Fig. 6. The optimized electromagnet
The levitation force of the optimized electromagnet increases at speed of 0 km/h, which can still meet the requirement of vehicle weight after the eddy current is weakened. The benefits of the scheme are as follows: simple structure, easy maintenance, constant installation interface and flexible disassembly and assembly according to the actual demand of the train.
The optimization electromagnet simulation model is established, and the simulation results are shown in Table 3.
Table 3. Simulation results on levitation force of electromagnet
Speed, km/h | levitation force, kN | Descent range, kN | Descent rate comparing to stationary, % |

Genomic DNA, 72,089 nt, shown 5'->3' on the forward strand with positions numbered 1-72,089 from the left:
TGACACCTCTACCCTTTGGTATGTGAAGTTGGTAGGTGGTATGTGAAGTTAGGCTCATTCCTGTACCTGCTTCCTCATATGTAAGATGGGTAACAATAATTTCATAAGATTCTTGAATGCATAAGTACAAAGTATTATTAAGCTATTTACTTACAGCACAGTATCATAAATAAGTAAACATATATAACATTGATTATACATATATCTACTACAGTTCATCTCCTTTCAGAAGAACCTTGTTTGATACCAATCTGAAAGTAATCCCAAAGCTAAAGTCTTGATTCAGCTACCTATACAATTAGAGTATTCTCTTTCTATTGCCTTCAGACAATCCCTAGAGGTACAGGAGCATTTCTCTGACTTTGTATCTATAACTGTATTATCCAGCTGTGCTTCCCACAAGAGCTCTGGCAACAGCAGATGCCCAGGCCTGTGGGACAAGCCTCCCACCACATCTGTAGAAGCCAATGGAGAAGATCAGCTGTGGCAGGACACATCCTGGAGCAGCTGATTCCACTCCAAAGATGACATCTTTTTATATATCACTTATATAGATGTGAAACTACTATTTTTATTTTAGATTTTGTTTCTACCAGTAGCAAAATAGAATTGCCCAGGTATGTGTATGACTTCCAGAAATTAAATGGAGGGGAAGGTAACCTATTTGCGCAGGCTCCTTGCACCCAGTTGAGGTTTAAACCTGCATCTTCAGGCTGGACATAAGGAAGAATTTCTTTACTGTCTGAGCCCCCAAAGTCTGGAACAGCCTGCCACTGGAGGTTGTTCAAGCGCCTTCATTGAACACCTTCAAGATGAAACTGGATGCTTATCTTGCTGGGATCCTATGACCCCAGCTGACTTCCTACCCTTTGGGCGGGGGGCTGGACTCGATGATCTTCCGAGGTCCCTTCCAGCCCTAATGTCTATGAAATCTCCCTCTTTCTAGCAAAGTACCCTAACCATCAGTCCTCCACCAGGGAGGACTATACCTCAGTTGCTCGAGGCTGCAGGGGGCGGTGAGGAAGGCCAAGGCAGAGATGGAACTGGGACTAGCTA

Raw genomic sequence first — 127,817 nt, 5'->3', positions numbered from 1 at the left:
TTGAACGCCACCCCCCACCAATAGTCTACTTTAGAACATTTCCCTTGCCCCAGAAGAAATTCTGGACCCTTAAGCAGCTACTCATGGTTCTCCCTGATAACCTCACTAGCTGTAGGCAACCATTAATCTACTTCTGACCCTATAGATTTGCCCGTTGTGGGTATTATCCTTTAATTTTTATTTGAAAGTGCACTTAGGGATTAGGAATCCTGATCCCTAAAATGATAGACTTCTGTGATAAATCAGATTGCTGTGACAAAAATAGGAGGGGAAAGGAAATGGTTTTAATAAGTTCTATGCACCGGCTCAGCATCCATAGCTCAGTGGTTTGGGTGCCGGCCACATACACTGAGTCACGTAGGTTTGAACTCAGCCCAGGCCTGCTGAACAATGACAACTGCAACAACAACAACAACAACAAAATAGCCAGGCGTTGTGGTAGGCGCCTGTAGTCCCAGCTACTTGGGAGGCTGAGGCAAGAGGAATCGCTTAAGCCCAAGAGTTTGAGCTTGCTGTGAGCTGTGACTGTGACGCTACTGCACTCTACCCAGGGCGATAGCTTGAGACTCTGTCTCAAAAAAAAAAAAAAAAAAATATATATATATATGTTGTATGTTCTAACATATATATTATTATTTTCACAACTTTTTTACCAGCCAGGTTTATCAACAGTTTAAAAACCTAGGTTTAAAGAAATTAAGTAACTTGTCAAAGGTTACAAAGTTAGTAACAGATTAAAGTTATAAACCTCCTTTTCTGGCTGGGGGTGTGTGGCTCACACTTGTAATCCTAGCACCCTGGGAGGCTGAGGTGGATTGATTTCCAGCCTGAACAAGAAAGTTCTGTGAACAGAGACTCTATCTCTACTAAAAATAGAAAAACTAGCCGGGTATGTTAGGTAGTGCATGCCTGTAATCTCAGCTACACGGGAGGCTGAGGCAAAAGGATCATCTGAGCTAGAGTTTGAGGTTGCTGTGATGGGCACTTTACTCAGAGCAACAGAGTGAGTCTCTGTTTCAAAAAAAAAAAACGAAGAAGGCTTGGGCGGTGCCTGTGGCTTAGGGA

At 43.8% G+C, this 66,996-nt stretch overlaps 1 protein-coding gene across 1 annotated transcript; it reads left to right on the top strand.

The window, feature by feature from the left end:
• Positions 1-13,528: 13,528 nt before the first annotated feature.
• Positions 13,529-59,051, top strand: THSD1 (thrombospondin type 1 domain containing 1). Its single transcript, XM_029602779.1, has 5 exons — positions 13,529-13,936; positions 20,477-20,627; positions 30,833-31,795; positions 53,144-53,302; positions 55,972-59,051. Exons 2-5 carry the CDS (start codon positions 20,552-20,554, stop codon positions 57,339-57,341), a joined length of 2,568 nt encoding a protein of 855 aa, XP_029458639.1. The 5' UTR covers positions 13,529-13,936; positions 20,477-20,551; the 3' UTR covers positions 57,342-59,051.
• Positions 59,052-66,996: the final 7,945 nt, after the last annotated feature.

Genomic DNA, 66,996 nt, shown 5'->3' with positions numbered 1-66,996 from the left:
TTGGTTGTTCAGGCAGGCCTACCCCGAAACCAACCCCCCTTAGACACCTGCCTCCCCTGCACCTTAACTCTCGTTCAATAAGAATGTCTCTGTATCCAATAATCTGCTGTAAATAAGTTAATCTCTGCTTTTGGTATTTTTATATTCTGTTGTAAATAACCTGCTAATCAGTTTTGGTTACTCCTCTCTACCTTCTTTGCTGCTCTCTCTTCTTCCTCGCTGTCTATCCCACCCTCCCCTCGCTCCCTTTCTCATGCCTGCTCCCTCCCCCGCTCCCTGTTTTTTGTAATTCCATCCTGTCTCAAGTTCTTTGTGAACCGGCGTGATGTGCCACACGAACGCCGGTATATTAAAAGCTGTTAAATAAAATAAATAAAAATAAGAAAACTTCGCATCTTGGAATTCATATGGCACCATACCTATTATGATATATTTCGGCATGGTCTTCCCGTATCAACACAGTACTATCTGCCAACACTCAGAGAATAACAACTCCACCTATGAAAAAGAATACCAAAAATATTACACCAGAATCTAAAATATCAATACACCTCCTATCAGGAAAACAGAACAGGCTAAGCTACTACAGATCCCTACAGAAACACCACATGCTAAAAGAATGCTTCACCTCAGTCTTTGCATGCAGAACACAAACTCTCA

0 | 50.4 | 0 | 0 |
50 | 48.2 | 2.2 | 4.4 |
100 | 45.1 | 5.3 | 10.5 |
160 | 41.4 | 9.0 | 17.9 |
200 | 39.3 | 11.1 | 22.1 |
The levitation force is 41.4 kN at the speed of 160 km/h, which is slightly larger than the 39.6 kN of the former electromagnet static levitation force, which can meet the requirements.
5. CONCLUSION
Reducing the effect of eddy current on levitation force is the key to further speed up the low speed suspension train. Starting from the analytical method, the generation mechanism and influencing factors of rail eddy current effect are analyzed. The three-dimensional transient magnetic field simulation of the electromagnet model is carried out by the Maxwell software, and the decrease of levitation force at different speeds is obtained. According to the simulation results, the electromagnet is optimized. A method of extending the iron core length and adding extra coils in the front of electromagnet is proposed to compensate the loss of the levitation force.
About the authors
Fang Liang
CRRC Zhuzhou Electric Motor Co., Ltd
Author for correspondence.